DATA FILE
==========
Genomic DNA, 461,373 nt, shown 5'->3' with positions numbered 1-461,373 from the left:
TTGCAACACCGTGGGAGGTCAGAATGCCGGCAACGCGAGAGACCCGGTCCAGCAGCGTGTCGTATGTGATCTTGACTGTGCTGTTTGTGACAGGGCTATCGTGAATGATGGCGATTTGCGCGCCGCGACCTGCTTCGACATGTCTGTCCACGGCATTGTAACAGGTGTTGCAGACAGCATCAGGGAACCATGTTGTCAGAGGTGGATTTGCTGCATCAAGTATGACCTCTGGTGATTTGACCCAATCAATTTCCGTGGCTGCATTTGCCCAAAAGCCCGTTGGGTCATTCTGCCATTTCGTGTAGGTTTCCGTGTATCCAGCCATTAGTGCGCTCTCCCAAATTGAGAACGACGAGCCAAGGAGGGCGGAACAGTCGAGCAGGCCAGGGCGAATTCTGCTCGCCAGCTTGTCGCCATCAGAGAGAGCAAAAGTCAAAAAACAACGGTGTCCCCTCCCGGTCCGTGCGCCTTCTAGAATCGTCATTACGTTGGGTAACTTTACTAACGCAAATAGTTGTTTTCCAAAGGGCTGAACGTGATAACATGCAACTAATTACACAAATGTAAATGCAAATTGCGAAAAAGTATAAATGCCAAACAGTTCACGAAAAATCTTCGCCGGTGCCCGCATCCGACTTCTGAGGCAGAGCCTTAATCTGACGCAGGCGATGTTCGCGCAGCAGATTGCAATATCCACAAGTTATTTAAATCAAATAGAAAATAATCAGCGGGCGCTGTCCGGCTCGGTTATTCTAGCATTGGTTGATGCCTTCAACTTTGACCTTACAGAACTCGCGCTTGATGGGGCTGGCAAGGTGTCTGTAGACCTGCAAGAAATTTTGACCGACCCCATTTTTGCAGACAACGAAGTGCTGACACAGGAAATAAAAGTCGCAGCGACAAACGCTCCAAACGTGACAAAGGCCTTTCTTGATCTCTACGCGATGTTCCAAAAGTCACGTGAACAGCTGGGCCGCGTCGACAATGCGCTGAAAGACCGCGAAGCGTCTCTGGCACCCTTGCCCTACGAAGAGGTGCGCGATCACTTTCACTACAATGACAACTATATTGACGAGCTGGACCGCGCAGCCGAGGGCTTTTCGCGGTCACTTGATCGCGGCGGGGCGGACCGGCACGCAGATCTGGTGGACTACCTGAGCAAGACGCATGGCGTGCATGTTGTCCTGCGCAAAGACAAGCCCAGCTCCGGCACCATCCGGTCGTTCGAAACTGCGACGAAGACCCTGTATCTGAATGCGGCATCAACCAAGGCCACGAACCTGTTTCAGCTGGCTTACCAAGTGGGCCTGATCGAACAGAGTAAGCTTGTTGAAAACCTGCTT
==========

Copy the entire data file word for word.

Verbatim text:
Genomic DNA, 461,373 nt, shown 5'->3' with positions numbered 1-461,373 from the left:
TTGCAACACCGTGGGAGGTCAGAATGCCGGCAACGCGAGAGACCCGGTCCAGCAGCGTGTCGTATGTGATCTTGACTGTGCTGTTTGTGACAGGGCTATCGTGAATGATGGCGATTTGCGCGCCGCGACCTGCTTCGACATGTCTGTCCACGGCATTGTAACAGGTGTTGCAGACAGCATCAGGGAACCATGTTGTCAGAGGTGGATTTGCTGCATCAAGTATGACCTCTGGTGATTTGACCCAATCAATTTCCGTGGCTGCATTTGCCCAAAAGCCCGTTGGGTCATTCTGCCATTTCGTGTAGGTTTCCGTGTATCCAGCCATTAGTGCGCTCTCCCAAATTGAGAACGACGAGCCAAGGAGGGCGGAACAGTCGAGCAGGCCAGGGCGAATTCTGCTCGCCAGCTTGTCGCCATCAGAGAGAGCAAAAGTCAAAAAACAACGGTGTCCCCTCCCGGTCCGTGCGCCTTCTAGAATCGTCATTACGTTGGGTAACTTTACTAACGCAAATAGTTGTTTTCCAAAGGGCTGAACGTGATAACATGCAACTAATTACACAAATGTAAATGCAAATTGCGAAAAAGTATAAATGCCAAACAGTTCACGAAAAATCTTCGCCGGTGCCCGCATCCGACTTCTGAGGCAGAGCCTTAATCTGACGCAGGCGATGTTCGCGCAGCAGATTGCAATATCCACAAGTTATTTAAATCAAATAGAAAATAATCAGCGGGCGCTGTCCGGCTCGGTTATTCTAGCATTGGTTGATGCCTTCAACTTTGACCTTACAGAACTCGCGCTTGATGGGGCTGGCAAGGTGTCTGTAGACCTGCAAGAAATTTTGACCGACCCCATTTTTGCAGACAACGAAGTGCTGACACAGGAAATAAAAGTCGCAGCGACAAACGCTCCAAACGTGACAAAGGCCTTTCTTGATCTCTACGCGATGTTCCAAAAGTCACGTGAACAGCTGGGCCGCGTCGACAATGCGCTGAAAGACCGCGAAGCGTCTCTGGCACCCTTGCCCTACGAAGAGGTGCGCGATCACTTTCACTACAATGACAACTATATTGACGAGCTGGACCGCGCAGCCGAGGGCTTTTCGCGGTCACTTGATCGCGGCGGGGCGGACCGGCACGCAGATCTGGTGGACTACCTGAGCAAGACGCATGGCGTGCATGTTGTCCTGCGCAAAGACAAGCCCAGCTCCGGCACCATCCGGTCGTTCGAAACTGCGACGAAGACCCTGTATCTGAATGCGGCATCAACCAAGGCCACGAACCTGTTTCAGCTGGCTTACCAAGTGGGCCTGATCGAACAGAGTAAGCTTGTTGAAAACCTGCTT